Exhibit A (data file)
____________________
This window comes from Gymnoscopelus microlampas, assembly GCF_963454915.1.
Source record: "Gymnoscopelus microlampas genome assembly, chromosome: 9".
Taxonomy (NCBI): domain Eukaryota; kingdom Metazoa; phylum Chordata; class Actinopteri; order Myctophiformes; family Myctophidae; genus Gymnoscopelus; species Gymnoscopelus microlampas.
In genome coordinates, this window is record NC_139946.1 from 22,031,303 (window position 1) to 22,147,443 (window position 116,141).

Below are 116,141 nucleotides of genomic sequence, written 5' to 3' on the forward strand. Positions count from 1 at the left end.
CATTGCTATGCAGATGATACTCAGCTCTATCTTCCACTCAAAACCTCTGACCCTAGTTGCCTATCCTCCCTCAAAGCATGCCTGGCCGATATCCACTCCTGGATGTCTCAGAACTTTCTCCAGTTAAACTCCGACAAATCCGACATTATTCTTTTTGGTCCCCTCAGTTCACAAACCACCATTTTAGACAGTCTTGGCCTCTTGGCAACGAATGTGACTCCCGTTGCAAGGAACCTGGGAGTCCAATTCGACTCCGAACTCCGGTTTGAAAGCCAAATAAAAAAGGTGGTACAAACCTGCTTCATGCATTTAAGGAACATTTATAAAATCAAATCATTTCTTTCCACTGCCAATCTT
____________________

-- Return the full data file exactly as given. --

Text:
This window comes from Gymnoscopelus microlampas, assembly GCF_963454915.1.
Source record: "Gymnoscopelus microlampas genome assembly, chromosome: 9".
Taxonomy (NCBI): domain Eukaryota; kingdom Metazoa; phylum Chordata; class Actinopteri; order Myctophiformes; family Myctophidae; genus Gymnoscopelus; species Gymnoscopelus microlampas.
In genome coordinates, this window is record NC_139946.1 from 22,031,303 (window position 1) to 22,147,443 (window position 116,141).

Below are 116,141 nucleotides of genomic sequence, written 5' to 3' on the forward strand. Positions count from 1 at the left end.
CATTGCTATGCAGATGATACTCAGCTCTATCTTCCACTCAAAACCTCTGACCCTAGTTGCCTATCCTCCCTCAAAGCATGCCTGGCCGATATCCACTCCTGGATGTCTCAGAACTTTCTCCAGTTAAACTCCGACAAATCCGACATTATTCTTTTTGGTCCCCTCAGTTCACAAACCACCATTTTAGACAGTCTTGGCCTCTTGGCAACGAATGTGACTCCCGTTGCAAGGAACCTGGGAGTCCAATTCGACTCCGAACTCCGGTTTGAAAGCCAAATAAAAAAGGTGGTACAAACCTGCTTCATGCATTTAAGGAACATTTATAAAATCAAATCATTTCTTTCCACTGCCAATCTT